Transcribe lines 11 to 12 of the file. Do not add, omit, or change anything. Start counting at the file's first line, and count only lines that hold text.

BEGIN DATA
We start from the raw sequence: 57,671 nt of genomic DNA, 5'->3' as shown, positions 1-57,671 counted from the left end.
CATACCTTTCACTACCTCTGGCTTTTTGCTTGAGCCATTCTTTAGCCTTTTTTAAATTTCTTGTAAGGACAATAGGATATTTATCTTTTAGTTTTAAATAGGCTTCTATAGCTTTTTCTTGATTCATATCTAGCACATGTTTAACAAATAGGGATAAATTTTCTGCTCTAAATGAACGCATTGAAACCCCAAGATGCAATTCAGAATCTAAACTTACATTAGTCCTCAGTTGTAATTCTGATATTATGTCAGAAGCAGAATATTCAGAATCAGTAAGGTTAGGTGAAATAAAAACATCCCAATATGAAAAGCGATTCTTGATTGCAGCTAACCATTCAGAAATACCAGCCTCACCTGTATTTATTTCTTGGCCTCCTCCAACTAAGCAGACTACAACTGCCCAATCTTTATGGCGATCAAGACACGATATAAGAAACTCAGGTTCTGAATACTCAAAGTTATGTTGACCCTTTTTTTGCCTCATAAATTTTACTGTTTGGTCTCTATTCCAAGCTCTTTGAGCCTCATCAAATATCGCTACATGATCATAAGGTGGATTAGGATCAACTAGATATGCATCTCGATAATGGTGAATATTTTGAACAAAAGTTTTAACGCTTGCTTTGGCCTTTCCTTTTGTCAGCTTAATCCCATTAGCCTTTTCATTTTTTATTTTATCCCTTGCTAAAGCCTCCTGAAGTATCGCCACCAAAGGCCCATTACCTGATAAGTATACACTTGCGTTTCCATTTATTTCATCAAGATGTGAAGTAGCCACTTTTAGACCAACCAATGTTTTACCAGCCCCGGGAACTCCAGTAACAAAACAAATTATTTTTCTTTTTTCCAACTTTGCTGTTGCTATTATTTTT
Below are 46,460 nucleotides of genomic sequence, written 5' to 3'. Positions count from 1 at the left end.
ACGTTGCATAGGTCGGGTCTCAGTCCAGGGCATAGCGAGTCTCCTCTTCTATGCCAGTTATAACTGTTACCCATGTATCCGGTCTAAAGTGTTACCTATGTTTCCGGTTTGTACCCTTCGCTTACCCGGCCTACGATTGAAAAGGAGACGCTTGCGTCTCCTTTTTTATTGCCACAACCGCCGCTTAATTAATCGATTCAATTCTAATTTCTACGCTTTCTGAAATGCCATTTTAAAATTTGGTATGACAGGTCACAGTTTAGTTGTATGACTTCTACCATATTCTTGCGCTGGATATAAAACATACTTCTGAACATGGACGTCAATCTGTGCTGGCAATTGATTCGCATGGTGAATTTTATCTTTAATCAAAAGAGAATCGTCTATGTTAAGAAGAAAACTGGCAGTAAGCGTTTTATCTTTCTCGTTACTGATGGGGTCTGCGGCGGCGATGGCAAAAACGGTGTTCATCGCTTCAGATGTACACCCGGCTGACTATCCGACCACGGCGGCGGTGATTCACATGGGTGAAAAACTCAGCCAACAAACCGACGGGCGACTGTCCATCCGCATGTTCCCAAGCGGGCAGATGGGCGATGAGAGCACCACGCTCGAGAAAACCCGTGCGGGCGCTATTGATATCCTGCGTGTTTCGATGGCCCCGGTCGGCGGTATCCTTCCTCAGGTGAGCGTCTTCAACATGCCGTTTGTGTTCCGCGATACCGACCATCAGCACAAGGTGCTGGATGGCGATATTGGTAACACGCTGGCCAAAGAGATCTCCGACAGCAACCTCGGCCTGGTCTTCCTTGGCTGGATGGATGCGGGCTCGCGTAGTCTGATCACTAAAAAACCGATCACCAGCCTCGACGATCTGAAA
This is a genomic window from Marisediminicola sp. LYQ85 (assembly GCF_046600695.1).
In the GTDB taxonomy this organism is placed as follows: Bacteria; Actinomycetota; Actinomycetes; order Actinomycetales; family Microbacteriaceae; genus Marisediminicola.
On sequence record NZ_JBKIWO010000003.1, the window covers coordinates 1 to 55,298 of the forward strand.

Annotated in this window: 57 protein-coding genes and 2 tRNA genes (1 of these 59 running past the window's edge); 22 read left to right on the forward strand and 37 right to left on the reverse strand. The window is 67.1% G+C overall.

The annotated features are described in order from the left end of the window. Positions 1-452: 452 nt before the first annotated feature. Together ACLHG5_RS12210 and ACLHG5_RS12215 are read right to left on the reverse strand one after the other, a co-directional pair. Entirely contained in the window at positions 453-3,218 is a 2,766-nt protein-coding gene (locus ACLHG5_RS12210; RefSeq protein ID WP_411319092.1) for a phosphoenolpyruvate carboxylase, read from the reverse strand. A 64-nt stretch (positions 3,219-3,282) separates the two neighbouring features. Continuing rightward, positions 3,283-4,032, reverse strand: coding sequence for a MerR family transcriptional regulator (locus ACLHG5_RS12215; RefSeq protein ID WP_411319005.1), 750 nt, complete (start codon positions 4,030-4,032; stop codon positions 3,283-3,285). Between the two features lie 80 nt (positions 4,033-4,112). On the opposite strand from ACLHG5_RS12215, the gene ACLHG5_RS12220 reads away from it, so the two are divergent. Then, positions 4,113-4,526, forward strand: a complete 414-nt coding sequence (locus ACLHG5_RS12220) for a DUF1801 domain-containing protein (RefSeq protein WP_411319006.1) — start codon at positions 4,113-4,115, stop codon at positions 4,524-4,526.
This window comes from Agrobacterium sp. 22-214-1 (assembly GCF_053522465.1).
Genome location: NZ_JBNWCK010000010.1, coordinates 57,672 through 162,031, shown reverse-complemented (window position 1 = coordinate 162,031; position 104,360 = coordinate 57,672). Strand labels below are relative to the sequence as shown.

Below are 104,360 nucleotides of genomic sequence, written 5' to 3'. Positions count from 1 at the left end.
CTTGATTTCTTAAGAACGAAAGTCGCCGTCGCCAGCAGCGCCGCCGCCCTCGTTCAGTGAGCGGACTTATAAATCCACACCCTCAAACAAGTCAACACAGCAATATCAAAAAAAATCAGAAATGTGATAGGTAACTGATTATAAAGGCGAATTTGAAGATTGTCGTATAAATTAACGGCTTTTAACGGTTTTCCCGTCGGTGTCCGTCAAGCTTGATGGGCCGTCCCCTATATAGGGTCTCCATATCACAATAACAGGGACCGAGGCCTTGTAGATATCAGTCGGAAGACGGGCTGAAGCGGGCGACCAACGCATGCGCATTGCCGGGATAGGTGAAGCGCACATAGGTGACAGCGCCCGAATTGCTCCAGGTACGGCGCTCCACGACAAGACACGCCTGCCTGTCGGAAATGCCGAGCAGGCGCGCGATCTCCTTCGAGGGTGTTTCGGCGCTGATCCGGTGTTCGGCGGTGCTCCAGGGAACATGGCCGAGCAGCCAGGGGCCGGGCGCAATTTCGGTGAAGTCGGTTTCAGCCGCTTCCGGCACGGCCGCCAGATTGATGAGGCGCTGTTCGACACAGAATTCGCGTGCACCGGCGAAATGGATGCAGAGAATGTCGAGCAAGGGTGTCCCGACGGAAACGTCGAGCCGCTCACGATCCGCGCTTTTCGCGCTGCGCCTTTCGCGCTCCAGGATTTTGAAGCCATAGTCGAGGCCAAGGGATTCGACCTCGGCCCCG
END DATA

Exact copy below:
Genome location: NZ_JBNWCK010000010.1, coordinates 57,672 through 162,031, shown reverse-complemented (window position 1 = coordinate 162,031; position 104,360 = coordinate 57,672). Strand labels below are relative to the sequence as shown.

Below are 104,360 nucleotides of genomic sequence, written 5' to 3'. Positions count from 1 at the left end.